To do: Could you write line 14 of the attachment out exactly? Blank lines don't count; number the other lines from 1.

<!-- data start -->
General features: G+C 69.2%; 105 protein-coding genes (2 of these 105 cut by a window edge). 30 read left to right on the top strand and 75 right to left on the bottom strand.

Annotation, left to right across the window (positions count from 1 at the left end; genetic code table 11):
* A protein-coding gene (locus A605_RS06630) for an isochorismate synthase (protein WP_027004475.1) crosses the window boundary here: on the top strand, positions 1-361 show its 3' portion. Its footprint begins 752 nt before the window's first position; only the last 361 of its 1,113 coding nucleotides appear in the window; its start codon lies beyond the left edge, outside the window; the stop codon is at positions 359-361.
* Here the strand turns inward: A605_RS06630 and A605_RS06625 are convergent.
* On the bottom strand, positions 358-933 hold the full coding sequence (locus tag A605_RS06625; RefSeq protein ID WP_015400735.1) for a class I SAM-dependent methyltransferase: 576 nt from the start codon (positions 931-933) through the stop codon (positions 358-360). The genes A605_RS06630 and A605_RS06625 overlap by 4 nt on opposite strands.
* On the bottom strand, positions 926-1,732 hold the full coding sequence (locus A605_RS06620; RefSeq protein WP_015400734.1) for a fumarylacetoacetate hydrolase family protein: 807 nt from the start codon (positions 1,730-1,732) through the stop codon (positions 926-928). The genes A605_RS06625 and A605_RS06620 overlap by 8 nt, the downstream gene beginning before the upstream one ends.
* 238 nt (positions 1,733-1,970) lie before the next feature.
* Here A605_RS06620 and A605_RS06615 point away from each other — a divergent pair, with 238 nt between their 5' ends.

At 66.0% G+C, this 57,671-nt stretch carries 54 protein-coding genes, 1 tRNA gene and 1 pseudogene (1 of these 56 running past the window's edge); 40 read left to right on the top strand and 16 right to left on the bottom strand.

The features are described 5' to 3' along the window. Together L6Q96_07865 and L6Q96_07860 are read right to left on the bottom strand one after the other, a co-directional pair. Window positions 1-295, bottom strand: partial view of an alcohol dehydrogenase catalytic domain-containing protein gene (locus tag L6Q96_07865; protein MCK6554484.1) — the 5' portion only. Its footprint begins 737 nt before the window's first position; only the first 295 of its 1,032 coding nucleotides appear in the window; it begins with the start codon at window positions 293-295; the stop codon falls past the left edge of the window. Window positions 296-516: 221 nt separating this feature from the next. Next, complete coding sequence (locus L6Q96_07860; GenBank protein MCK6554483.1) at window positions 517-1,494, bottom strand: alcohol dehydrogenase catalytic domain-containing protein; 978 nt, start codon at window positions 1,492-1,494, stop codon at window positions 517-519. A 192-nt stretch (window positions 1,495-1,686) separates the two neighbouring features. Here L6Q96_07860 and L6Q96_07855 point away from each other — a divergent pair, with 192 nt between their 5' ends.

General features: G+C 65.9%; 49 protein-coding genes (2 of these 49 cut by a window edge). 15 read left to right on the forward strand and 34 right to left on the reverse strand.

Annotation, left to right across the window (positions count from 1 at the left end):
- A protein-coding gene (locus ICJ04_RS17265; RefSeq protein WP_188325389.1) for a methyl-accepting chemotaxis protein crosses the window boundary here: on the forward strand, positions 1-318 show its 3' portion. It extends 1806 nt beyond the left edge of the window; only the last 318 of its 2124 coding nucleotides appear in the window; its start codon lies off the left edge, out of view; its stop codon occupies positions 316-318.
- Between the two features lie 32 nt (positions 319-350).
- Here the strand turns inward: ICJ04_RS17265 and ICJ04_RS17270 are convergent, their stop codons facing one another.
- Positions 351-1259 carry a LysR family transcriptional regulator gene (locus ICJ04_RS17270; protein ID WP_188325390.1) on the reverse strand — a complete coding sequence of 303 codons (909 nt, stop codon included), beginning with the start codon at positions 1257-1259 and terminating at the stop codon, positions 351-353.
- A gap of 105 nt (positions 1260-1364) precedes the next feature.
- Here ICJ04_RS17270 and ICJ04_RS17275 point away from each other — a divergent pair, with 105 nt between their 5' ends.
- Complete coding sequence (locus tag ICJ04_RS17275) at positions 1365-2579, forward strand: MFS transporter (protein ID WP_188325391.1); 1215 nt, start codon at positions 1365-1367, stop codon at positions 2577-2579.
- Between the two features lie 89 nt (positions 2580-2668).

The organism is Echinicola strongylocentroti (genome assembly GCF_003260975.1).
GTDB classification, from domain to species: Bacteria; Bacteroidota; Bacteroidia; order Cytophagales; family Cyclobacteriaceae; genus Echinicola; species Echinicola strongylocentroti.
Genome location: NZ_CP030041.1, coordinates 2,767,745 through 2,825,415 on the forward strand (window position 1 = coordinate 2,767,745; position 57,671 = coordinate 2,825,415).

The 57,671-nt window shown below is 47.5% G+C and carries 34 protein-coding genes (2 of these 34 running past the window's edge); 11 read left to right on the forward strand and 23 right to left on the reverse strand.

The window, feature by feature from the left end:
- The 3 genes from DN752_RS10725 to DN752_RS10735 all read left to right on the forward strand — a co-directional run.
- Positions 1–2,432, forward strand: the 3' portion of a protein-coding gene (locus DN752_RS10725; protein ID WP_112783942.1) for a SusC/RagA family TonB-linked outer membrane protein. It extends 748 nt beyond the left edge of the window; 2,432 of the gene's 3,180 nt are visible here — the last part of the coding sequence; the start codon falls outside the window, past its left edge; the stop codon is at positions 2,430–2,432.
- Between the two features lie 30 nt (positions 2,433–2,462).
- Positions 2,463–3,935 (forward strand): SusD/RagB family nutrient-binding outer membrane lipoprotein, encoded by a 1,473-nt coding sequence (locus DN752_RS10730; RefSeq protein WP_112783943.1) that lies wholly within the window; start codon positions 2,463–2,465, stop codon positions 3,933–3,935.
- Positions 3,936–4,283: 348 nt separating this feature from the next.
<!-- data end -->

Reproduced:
- Between the two features lie 32 nt (positions 319-350).